Michael F. Crowley
Michael Crowley is a former Senior Justice Policy Analyst at the White House Office of Management & Budget and has worked for both Republican and Democratic administrations. In that capacity, he managed the policy, budget, and legislative oversight of over $3 billion in justice assistance, research and evaluation, and statistics programs. In recent years, he organized a White House/Department of Justice review of state and local justice assistance programs and led efforts to instigate reforms in state and local practice through development of incentives and new forms of Federal grant assistance. He began his career as an economist for the U.S. Department of Labor’s Bureau of Labor Statistics before moving to the U.S. Department of Treasury, and then to the Office of Management & Budget.
Silas Horst is a program officer at The Just Trust. Previously, he worked on state-based campaigns at the Responsible Business Initiative for Justice. Before that, Silas worked at Stand Together where he managed a policy portfolio focused on poverty issues, and at Koch Industries where was public policy director on criminal and civil justice reforms.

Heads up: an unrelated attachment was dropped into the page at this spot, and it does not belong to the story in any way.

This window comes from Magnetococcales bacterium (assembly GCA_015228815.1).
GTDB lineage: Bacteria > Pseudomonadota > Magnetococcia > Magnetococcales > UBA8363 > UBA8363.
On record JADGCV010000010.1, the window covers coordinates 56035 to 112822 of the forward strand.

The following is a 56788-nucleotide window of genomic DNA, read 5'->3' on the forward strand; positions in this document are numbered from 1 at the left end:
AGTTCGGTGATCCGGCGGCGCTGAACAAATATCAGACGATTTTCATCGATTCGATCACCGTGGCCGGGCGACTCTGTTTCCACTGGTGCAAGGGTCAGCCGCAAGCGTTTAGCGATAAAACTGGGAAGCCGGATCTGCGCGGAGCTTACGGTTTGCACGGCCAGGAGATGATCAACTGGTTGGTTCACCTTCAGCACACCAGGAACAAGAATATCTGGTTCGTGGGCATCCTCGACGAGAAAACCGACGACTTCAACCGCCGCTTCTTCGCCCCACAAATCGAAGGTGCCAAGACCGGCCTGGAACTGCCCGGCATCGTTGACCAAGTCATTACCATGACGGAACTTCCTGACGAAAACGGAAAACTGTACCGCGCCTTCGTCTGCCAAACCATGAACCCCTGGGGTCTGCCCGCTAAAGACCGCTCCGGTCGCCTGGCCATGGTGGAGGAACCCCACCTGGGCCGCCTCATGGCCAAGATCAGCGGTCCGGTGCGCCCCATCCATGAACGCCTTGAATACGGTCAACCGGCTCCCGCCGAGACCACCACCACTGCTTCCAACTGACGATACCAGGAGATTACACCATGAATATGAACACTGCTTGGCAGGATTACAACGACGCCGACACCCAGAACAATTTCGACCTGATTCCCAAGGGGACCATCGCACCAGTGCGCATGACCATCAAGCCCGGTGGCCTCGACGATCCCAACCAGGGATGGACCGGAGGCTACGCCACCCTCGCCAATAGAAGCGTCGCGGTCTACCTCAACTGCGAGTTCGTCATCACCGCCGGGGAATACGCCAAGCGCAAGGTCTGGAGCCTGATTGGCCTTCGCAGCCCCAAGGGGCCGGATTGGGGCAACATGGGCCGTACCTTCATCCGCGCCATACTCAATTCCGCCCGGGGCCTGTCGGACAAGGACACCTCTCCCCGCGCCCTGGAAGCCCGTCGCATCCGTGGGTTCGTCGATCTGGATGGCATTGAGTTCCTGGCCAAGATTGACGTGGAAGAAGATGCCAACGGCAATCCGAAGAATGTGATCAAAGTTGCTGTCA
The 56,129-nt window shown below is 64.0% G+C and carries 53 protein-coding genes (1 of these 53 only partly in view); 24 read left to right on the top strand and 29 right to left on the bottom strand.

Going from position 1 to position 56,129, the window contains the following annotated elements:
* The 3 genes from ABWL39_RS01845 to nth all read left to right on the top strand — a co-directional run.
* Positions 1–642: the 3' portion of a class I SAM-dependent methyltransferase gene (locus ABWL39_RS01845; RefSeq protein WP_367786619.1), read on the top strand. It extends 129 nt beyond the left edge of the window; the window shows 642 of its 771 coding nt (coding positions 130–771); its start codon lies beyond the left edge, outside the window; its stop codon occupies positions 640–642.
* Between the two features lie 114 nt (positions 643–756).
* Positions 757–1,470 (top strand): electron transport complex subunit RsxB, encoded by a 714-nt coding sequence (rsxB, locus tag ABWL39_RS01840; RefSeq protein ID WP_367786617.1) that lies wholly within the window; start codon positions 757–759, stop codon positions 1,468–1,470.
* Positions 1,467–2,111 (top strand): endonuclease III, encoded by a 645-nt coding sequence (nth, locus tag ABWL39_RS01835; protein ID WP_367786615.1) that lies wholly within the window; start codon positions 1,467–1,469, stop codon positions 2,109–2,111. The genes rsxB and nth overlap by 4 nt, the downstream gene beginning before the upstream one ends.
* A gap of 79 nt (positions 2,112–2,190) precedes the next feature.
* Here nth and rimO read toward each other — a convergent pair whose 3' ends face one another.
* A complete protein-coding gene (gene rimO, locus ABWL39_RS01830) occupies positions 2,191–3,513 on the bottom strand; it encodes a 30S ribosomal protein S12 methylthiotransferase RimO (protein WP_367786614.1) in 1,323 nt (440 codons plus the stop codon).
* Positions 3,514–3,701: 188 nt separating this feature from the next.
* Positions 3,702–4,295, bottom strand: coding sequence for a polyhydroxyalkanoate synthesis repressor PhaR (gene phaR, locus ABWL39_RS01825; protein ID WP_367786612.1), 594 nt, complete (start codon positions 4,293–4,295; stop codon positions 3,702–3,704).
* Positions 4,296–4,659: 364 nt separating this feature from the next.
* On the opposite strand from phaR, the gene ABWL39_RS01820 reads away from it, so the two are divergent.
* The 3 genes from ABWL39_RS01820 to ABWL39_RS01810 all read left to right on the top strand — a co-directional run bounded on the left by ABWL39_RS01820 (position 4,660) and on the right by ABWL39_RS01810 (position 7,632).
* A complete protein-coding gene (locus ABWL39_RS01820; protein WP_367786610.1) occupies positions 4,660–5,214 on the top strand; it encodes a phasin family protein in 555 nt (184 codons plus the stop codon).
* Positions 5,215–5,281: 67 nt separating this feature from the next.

Deborah Leff is former senior advisor to the Equal Justice Initiative and has held leadership positions public, private, and non-profit, most recently as Pardon Attorney of the United States. Prior to assuming the Pardon Attorney position, she served as Acting Senior Counselor for Access to Justice at the US Department of Justice, where she oversaw federal efforts to increase legal assistance and improve the justice delivery systems that serve people who are unable to afford lawyers. She received the Department of Justice’s John Marshall Award, the agency’s top award for litigation. Leff previously served as President and member of the Board of Directors of the Public Welfare Foundation, as Director of the John F. Kennedy Presidential Library and Museum, as President and CEO of Feeding America, and as President of the Joyce Foundation.
Erik Luna is the Sydney and Frances Lewis Professor of Law at Washington and Lee University, where he teaches and writes in the areas of criminal law and procedure. He is an adjunct scholar with the Cato Institute. Luna began his career as a prosecutor in the San Diego District Attorney’s Office. He has served as the senior Fulbright Scholar to New Zealand, where he taught at Victoria University Law School (Wellington, NZ) and conducted research on sentencing alternatives. Luna has also been a visiting scholar with the Max Planck Institute for Foreign and International Criminal Law (Freiburg, DE), a visiting professor with the Cuban Society of Penal Sciences (Havana, CU), and a visiting professional in the Office of the Prosecutor of the International Criminal Court (The Hague, NL). Luna previously was the Hugh B. Brown Professor of Law at the University of Utah and co-director of the Utah Criminal Justice Center.